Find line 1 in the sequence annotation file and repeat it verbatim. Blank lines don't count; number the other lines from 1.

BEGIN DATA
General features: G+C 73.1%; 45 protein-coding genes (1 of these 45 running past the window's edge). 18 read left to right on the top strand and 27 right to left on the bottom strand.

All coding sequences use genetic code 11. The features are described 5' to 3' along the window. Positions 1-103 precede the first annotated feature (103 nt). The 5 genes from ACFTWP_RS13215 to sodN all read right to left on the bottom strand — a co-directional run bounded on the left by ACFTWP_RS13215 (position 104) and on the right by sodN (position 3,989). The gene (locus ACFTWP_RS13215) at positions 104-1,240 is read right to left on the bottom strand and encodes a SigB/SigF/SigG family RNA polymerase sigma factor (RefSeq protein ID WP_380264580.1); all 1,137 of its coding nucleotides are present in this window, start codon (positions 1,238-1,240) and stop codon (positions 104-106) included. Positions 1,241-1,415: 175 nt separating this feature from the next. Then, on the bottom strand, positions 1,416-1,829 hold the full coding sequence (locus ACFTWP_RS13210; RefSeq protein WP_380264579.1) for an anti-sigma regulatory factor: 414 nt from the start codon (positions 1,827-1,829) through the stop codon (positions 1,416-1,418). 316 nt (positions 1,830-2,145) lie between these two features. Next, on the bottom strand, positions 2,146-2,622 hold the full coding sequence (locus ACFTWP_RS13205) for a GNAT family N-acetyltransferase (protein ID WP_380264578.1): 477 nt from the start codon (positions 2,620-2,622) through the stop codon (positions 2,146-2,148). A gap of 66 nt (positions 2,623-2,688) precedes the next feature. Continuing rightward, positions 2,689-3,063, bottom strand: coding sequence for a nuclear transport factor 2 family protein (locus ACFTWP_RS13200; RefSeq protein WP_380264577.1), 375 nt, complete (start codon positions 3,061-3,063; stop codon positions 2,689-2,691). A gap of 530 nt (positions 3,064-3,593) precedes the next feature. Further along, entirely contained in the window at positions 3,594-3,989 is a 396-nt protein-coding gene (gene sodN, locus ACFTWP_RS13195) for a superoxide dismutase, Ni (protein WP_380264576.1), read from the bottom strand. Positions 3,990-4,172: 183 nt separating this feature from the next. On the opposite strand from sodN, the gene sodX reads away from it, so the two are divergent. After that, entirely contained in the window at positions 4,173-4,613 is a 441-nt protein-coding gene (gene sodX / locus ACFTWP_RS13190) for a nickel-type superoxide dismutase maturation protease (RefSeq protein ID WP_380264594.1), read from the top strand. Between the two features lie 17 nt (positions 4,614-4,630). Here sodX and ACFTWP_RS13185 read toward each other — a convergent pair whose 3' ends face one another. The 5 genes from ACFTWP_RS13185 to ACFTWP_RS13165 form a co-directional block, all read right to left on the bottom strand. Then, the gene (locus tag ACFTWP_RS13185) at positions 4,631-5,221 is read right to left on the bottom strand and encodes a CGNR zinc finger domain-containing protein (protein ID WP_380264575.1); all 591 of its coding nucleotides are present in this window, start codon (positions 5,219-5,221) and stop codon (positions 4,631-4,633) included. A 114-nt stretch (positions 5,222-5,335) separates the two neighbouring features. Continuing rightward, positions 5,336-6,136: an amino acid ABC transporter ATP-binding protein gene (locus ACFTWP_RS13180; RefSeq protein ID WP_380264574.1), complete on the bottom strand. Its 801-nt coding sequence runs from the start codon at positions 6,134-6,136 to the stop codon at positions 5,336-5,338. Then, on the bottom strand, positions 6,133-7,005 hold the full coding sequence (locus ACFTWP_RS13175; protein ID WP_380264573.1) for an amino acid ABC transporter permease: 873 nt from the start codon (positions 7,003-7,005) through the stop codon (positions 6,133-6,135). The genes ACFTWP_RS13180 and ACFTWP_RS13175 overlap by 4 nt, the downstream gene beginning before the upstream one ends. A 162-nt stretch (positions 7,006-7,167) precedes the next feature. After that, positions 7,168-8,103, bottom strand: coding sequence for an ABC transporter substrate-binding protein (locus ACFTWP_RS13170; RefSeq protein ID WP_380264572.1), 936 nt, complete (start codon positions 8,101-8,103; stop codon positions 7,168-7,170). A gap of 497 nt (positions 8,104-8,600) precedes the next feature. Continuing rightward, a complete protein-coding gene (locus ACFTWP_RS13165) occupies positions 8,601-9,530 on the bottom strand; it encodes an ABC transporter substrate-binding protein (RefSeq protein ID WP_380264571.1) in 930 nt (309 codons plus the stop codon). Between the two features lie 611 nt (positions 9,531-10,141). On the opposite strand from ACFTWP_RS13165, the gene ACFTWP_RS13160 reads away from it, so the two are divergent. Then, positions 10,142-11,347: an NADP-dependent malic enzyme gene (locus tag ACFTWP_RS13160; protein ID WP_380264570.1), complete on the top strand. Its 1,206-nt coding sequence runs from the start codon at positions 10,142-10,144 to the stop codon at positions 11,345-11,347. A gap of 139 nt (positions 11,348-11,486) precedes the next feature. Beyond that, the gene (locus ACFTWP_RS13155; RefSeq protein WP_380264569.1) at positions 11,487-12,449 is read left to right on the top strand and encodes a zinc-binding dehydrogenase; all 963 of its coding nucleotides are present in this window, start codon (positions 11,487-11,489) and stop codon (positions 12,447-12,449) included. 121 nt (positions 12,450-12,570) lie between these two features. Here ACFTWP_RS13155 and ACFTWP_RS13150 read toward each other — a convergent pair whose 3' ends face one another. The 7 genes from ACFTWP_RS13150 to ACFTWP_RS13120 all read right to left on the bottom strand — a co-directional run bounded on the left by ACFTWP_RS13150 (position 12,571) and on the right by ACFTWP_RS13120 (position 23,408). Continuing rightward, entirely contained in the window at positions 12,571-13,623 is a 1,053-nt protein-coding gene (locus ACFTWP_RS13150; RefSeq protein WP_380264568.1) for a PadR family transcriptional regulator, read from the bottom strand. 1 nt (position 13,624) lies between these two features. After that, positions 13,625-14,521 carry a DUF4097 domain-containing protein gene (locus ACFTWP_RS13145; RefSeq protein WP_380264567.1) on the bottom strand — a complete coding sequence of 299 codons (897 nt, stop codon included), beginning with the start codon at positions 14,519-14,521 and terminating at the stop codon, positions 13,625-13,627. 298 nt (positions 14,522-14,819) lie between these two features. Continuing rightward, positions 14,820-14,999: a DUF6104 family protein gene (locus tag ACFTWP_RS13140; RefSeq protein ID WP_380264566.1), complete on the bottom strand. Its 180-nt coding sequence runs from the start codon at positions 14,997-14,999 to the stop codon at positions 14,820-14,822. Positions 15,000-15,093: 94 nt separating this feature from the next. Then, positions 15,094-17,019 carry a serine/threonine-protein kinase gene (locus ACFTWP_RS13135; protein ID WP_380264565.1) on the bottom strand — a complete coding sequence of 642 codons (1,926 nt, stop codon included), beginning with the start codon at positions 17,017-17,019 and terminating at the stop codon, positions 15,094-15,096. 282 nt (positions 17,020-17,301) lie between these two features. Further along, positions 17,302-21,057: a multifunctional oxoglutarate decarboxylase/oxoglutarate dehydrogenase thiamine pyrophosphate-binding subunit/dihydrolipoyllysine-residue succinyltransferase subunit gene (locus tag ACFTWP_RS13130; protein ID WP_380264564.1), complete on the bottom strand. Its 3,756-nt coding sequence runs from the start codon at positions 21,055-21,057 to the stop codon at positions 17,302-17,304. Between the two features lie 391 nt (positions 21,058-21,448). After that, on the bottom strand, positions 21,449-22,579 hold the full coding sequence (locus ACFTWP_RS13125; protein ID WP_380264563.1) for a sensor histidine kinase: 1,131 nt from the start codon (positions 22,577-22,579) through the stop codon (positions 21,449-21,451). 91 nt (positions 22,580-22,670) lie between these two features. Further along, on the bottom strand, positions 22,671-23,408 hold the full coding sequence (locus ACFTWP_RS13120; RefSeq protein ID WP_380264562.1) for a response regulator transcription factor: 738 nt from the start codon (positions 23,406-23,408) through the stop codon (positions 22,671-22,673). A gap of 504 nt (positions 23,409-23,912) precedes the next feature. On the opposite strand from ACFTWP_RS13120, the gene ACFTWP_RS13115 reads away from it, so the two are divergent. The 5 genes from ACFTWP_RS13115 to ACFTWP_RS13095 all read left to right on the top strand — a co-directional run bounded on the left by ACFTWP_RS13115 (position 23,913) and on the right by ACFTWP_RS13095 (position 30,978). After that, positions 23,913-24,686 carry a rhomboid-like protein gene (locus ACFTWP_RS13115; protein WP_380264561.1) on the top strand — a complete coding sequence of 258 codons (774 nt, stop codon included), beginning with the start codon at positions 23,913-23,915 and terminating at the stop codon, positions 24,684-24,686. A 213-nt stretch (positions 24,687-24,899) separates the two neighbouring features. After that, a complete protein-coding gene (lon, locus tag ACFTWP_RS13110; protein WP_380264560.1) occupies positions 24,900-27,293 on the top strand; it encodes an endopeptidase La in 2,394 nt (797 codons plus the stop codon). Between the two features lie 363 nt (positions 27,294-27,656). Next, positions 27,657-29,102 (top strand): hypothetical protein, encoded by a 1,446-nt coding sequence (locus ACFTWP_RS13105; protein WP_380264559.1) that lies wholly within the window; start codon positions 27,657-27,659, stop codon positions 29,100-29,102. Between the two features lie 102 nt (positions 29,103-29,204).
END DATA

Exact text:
General features: G+C 73.1%; 45 protein-coding genes (1 of these 45 running past the window's edge). 18 read left to right on the top strand and 27 right to left on the bottom strand.